Mark had a great afternoon, and went home a little sunburnt and very happy. And nobody blew out a knee!

Snowshoeing to Loch Vale

December 13, 2008 at 8:39 pm

It’s been a horribly busy fall for both Mark and I. I’ve been focusing on school, Mark’s been working hard at the office, and we’ve been spending our weekends catching up or doing more work. Pretty sad, really. So, we decided to make a conscious effort to get some good, quality, mountain time in last weekend.

The snow is coming down in the mountains

We ended up snowshoeing up to Loch Vale in the Glacier Gorge area of Rocky Mountain National Park. We actually hiked this trail twice last summer, and Mark mentioned later that he wasn’t particularly happy with the choice in the morning. But the National Park in the snow is like a whole different world.

About 10 minutes into our hike, we saw a beaten path in the snow head off the side of the trail. Last summer, when we were hiking the approach to the Petite Grepon, we saw climbers head off into the woods in this direction. Mark suggested we try this trail out, and determine if it was actually a short cut, or a trail to a different destination all together. Always up for an adventure, I agreed. And we set off into the woods, off trail, with the promise of a gathering winter storm in the evening, in Rocky Mountain National Park.

The short cut turns out to be a bit long

Despite our joking about how we were destined to end up on “Storm Stories” next year for this decision, the trail was very easy to follow in the deep snow. It headed straight up the hill, and half an hour later we popped out on the marked trail, just below the split to Loch Vale. Success! I haven’t downloaded our GPS data yet, but I think we cut off about a half of a mile from this section of trail, which means we’ll be using this path for future hikes to climbs in the area.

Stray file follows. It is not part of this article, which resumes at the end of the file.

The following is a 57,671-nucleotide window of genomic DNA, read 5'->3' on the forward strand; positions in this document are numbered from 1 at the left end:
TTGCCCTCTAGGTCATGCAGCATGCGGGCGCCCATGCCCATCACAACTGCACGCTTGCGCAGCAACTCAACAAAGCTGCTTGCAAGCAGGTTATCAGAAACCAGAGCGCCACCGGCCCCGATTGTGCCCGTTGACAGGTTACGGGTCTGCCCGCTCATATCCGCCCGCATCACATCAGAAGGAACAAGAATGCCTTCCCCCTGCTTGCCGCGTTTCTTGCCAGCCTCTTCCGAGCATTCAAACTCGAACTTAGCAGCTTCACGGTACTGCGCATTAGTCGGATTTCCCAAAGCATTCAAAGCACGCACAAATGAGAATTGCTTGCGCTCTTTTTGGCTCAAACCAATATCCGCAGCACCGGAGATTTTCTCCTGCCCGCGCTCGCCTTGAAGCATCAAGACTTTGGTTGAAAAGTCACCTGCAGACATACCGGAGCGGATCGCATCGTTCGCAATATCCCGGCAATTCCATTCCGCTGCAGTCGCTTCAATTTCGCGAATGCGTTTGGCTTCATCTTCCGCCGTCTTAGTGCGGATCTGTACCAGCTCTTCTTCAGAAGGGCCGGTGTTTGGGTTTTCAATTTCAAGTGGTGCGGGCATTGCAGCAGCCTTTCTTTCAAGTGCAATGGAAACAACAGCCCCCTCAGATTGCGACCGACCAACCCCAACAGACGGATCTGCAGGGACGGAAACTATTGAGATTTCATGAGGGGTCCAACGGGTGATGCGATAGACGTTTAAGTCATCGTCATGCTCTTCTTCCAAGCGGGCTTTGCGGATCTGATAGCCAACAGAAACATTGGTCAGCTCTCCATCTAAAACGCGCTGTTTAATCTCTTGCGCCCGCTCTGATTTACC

Ice climbing

As we started up the switchbacks below the Loch, we began hearing voices in the woods across the valley. We came upon the tracks of several people leaving the trail, and followed them up the far side of the valley to where a big group of people were ice climbing. Mark and I talked to them for a bit, careful to stay out of the fall zone for the sharp ice that was raining down, or pointy axes or crampons that might be flung about.

Ice climbing on Mo' Flo' Than Go (WI 3-)

The group had top ropes set on various parts of the flow, and, when asked, declared that the route we were looking at was called “Mo’ Flo’ than Go” and was rated, according to the climbers, “um, 3?” “3+, I think” “5!” “1” “20!” “100!”, or something in that range. Mountain project says WI 3-. It looked like a fun, if short, route, and Mark and I watched for a while before heading back to the trail and finally up to the Loch.

Wind and snow blowing across the frozen lake

Last summer, I declared Loch Vale to be the prettiest spot in the park, even when it was crawling with people. It was even prettier when we showed up there at 5:30am a few weeks later, and the place was dead quiet except for the bugs and fish jumping. On Saturday, it was even prettier. The lake was frozen over, the wind tossed snow about in sweeps and gyres. There was nobody else, and no other living creatures, around at all. The whole scene was full of roaring wind one minute, and then desperately silent the next. It felt like the mountains and lake had been encased in crystal, and would remain like this forever.

The wind was pretty brisk

After a lot of pictures, and some time spent soaking it all in, we put the snowshoes back on and headed down the hill. We cruised back to the car in less than an hour, practically jogging down some sections in our lightweight snowshoes. Then it was back to our house for hot coffee and even hotter showers, as the promised winter storm blew in.

Kate at the Loch

LOST (for about an hour)

March 22, 2008 at 7:06 pm

This weekend’s adventure ended up being a lot more exciting than we expected. The plan was to snowshoe up to Montgomery Pass, which is just north of Cameron Pass. We’ve attempted this hike before, but had to back down due to strong winds. This weekend, the weather was looking better, so, at around 11:30a, we headed up the trail towards the bright fields of snow above.

Red is where we were on trail, green is where we were off

We are no longer on a trail.  More like an avalanche run-out.